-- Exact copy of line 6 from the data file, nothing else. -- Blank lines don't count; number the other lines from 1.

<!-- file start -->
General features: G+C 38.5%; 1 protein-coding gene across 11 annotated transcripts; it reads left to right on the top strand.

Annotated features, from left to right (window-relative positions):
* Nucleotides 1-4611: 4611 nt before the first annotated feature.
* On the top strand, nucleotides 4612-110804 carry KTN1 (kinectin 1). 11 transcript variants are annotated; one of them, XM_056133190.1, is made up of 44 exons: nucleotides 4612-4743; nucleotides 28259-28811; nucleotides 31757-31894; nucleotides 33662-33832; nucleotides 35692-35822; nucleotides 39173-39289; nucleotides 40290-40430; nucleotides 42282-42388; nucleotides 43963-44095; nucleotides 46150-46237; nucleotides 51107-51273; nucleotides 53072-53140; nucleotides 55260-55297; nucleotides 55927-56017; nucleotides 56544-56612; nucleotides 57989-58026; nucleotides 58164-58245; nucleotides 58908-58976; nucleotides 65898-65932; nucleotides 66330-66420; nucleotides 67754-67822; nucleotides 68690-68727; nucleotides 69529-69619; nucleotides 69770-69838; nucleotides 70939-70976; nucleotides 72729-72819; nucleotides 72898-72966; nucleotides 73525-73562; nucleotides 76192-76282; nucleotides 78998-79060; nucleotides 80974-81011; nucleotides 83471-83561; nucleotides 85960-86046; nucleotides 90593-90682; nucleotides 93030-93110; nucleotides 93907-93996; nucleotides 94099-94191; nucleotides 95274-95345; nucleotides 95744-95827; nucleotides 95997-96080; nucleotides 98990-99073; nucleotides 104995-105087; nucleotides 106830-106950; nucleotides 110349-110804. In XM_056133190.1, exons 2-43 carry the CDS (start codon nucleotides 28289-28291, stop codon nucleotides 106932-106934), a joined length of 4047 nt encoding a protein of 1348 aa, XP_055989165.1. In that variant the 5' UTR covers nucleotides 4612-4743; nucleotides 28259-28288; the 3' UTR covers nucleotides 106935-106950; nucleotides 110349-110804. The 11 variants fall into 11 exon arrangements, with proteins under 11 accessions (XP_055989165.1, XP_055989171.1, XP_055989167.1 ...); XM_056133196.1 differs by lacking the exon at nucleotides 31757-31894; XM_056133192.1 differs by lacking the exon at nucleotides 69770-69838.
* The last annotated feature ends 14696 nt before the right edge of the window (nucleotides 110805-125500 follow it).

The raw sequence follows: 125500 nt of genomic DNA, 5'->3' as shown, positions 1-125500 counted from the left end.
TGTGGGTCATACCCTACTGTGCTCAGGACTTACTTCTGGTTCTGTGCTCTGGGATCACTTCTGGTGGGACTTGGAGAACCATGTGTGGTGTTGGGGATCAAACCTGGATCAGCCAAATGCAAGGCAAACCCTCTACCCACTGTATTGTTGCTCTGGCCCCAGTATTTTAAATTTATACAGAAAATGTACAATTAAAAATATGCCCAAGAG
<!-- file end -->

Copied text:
The raw sequence follows: 125500 nt of genomic DNA, 5'->3' as shown, positions 1-125500 counted from the left end.